Fatefully and partly through my own devices, I found myself in a hypermasculine environment throughout my adolescence. For all the good that Scindia would do, I found myself tussling, competing, dominating and being dominated by other boys. If there was ever a perfect set of circumstances to test out Darwinian concepts, this place was it. I’ve talked about this in a previous essay and it is the central focus of my podcast recording with Ronit Borpujari, so I won’t repeat the same old, but your athleticism and capacity to face the hazing went a long way on the fort. This model is present and replicates itself across the social groups for young men, but in a place like Scindia, the dial was cranked to full.
I was tall, taller than most of my peers, so I wasn’t at the short end (pun intended), but my narrow shoulders, my lanky limbs, and my minimal musculature put me at a disadvantage.
I wasn’t the first to get bullied; that honour was reserved for overweight kids or those with more feminine features. I wasn’t celebrated either; that status was reserved for the athletic, trophy-winning jocks. I was somewhere in the middle. Not warranting abuse but also unworthy of respect. I coasted through my years on the laurels of my mind, my capacity to be an absolute intellectual twat and win debate after debate, and in doing so makeup in intellect what I could not demonstrate in form. It brought me the recognition I longed for. For the people on the fort, I was the tool they could count on for any and all things public speaking and therefore I served a purpose. Beyond the walls of the fort, it made me popular with the ladies, which granted me social currency amongst the boys. Every trophy won, every woman scorned and every opponent that I decimated across the podium raised my social capital.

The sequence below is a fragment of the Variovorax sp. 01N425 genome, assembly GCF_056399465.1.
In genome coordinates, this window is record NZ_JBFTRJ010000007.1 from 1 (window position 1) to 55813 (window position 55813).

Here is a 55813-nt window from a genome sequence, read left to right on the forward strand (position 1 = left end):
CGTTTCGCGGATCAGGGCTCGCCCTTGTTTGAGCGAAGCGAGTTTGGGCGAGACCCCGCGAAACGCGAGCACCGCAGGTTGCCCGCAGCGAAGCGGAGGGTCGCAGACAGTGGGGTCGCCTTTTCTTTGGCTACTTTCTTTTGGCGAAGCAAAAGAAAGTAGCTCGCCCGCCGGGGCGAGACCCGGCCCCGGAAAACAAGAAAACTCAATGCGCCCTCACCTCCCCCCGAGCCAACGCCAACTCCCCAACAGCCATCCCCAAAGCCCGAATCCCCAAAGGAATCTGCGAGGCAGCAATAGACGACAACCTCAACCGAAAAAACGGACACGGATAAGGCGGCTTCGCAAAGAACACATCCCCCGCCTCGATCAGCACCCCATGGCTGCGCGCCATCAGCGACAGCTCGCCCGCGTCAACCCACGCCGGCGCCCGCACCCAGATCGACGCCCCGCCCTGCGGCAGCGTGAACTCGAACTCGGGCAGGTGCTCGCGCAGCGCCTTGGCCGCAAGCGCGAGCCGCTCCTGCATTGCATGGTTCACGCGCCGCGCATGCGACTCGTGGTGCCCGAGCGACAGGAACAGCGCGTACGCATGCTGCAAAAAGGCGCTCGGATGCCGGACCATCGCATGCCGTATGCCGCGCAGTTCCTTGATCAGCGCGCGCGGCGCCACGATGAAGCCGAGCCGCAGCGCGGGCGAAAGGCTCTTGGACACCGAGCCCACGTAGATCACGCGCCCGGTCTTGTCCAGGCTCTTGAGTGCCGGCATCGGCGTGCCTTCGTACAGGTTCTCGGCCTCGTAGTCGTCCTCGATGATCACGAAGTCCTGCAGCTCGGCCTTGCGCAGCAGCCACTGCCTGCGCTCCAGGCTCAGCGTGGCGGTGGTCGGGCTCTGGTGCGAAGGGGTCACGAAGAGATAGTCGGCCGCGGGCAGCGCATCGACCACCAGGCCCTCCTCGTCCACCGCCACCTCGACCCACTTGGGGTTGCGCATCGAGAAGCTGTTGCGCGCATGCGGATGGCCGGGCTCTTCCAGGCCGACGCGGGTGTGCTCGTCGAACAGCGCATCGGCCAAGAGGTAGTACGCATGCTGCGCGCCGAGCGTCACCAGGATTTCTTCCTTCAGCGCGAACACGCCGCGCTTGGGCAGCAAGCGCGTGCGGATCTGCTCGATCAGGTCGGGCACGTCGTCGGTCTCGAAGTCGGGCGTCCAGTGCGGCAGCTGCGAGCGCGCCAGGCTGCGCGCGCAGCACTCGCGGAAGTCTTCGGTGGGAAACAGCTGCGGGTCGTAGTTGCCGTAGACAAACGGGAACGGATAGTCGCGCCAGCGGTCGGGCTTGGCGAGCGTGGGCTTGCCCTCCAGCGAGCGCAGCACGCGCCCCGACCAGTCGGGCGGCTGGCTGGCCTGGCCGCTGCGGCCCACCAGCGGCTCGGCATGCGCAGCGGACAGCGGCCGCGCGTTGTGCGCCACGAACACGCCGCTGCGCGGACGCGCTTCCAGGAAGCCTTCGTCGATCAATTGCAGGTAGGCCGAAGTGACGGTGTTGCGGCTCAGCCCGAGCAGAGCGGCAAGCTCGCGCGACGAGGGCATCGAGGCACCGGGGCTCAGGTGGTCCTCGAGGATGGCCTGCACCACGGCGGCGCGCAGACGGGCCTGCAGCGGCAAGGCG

But there was something missing.
I wasn’t big enough.
I didn’t have abs.
My arms were the same width as my forearms.
My legs were long and lanky.
I didn’t look like the lads on the soccer team.
I didn’t come close to the weightlifters.
I didn’t do sports.
The rules were clear.
The fates foretold it all.
I could be the sharpest tongue but it mattered for nought, for the might of the bench press ruled the land.
I hated my body in school and yet I had no clue where to start.